Among the earliest written references to the townland and then village of Ballinlough date from 1601 (as “Ballinlogha”) in the Calendar to Fiants of reign of Henry VIII, and from 1655 (as “Ballinloghy”) in the Down Survey.
These Irish language names (Baile an Locha, the town of the lake) reflected the position of the village focal-points (including Ballinlough House and the original Ballinlough school), close to Lough Mahon and the Douglas River Estuary.
The Ballinlough Stone, a standing stone near Ballinlough House, was surveyed by antiquary Thomas Crofton Croker in the early 19th century.
Later archaeological surveys of the stone question whether its origins are prehistoric, or if it is a less ancient boundary marker.
In the 19th century, land use in the area was mainly focused on farming and market gardening.
The larger farms were managed from estate houses including Ballinlough House, Ardfallen House, Thorn Hill House, and LakeVille/Ravenscourt.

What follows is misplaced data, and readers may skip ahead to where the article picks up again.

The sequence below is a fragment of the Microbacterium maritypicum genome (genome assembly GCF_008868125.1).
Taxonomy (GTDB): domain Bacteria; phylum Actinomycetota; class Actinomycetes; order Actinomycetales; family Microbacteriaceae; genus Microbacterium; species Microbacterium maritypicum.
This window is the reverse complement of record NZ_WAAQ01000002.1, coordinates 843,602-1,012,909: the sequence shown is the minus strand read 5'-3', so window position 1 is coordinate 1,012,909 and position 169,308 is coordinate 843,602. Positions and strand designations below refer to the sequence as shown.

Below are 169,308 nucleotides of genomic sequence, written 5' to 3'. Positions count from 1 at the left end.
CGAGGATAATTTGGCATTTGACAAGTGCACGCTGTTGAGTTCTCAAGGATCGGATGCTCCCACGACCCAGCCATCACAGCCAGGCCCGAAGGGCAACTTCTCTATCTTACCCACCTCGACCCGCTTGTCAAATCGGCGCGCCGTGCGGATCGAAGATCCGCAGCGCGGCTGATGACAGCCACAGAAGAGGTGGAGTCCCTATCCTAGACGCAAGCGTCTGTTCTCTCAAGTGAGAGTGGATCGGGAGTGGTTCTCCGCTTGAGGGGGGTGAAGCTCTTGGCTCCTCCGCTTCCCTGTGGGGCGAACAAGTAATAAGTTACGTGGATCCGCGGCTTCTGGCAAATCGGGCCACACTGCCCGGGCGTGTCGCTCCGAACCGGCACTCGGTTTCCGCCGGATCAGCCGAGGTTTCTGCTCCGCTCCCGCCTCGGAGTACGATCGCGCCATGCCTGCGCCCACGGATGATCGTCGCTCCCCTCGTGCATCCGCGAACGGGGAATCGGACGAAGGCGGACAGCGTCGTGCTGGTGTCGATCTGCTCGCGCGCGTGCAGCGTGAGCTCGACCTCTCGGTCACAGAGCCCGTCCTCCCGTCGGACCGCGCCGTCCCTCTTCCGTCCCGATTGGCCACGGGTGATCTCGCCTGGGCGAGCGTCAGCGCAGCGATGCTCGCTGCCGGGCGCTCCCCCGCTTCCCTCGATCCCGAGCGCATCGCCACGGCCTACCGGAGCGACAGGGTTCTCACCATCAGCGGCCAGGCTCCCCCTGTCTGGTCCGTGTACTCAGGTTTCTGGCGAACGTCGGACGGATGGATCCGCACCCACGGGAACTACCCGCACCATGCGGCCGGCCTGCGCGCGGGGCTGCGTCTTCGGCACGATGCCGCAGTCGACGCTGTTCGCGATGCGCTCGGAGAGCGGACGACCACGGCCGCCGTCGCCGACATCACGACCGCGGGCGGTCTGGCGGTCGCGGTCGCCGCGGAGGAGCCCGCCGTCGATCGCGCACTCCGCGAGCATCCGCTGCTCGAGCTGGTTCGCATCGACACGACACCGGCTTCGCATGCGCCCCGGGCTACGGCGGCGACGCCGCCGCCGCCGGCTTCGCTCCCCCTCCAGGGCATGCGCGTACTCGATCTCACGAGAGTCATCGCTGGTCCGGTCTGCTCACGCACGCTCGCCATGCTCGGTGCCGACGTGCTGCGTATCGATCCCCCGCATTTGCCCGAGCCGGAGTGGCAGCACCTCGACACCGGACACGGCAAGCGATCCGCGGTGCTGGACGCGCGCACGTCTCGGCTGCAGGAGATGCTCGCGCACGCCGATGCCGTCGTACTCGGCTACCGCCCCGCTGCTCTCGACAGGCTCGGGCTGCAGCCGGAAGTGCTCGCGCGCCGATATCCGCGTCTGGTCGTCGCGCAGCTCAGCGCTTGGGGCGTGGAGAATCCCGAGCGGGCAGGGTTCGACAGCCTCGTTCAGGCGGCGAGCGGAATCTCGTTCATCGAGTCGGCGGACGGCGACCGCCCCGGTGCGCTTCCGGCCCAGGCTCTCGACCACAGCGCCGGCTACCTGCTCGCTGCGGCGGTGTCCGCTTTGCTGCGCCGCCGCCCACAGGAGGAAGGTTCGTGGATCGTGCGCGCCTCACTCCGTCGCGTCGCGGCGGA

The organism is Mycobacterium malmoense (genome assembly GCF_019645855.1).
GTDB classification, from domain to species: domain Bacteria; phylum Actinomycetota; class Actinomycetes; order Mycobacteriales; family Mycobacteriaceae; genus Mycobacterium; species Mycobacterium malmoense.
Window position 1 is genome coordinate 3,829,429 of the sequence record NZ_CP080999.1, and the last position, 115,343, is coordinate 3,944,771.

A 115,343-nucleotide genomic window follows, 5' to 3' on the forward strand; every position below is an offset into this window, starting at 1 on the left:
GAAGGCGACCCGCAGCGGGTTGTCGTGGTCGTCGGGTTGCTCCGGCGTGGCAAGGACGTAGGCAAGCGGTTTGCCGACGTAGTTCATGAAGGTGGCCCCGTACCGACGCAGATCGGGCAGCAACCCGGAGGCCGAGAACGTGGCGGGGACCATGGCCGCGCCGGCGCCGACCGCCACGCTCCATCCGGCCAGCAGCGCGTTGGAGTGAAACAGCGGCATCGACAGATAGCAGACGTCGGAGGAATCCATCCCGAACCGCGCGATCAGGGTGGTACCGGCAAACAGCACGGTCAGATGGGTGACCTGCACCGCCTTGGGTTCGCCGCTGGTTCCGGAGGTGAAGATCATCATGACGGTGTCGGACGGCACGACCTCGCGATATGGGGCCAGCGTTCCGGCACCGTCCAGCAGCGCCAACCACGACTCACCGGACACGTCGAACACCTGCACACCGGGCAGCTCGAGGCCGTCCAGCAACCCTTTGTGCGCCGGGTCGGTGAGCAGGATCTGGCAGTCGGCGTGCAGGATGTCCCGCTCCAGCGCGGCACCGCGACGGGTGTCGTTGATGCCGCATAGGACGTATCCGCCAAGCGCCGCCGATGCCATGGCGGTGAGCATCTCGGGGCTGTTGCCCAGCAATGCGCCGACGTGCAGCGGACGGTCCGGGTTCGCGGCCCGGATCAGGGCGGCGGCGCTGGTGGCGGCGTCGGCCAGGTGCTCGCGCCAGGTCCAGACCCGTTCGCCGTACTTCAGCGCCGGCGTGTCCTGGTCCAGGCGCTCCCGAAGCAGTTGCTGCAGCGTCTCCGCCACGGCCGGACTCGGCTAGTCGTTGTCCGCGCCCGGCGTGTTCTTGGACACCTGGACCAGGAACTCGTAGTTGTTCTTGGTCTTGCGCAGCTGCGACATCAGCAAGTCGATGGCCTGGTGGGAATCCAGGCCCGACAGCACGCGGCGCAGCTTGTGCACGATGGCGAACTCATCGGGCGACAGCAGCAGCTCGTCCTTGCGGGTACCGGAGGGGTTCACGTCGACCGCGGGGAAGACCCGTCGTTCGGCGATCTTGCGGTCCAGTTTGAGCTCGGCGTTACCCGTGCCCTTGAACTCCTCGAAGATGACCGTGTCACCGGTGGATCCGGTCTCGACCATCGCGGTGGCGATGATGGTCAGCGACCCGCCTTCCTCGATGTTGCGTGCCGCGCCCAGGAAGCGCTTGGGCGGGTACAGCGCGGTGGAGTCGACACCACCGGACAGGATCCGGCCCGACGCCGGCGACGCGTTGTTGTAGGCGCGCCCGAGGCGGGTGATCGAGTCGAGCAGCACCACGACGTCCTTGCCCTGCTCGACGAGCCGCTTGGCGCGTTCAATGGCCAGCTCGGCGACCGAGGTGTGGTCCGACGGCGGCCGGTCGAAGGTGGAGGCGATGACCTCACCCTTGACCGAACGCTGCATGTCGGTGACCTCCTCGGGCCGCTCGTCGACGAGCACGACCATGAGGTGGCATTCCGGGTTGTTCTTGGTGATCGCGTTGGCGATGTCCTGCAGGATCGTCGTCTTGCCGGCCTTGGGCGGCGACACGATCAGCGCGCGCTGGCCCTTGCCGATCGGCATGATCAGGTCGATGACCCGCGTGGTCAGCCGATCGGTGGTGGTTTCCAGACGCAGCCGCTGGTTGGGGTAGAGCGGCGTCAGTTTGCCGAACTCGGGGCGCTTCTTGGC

From the early 20th century, with Cork city expanding east, and the village expanding west, the area became more suburbanised.
This included the building of housing developments during the 1920s and 1930s in the neighbouring and sub-townlands of Browingstown, Coppingers Stang, and Knockrea.
Early 20th century censuses however still recorded 17 market gardeners in the area.
With the construction of a new church in 1938, two additional schools in 1944 and 1965, and a later community centre, the focal-points of the (now) suburb shifted westward towards the city.
Previously separated by remaining green belts and outside the city’s administrative area, Ballinlough is now within the Cork City Council administrative boundary and zoned as a suburban residential area.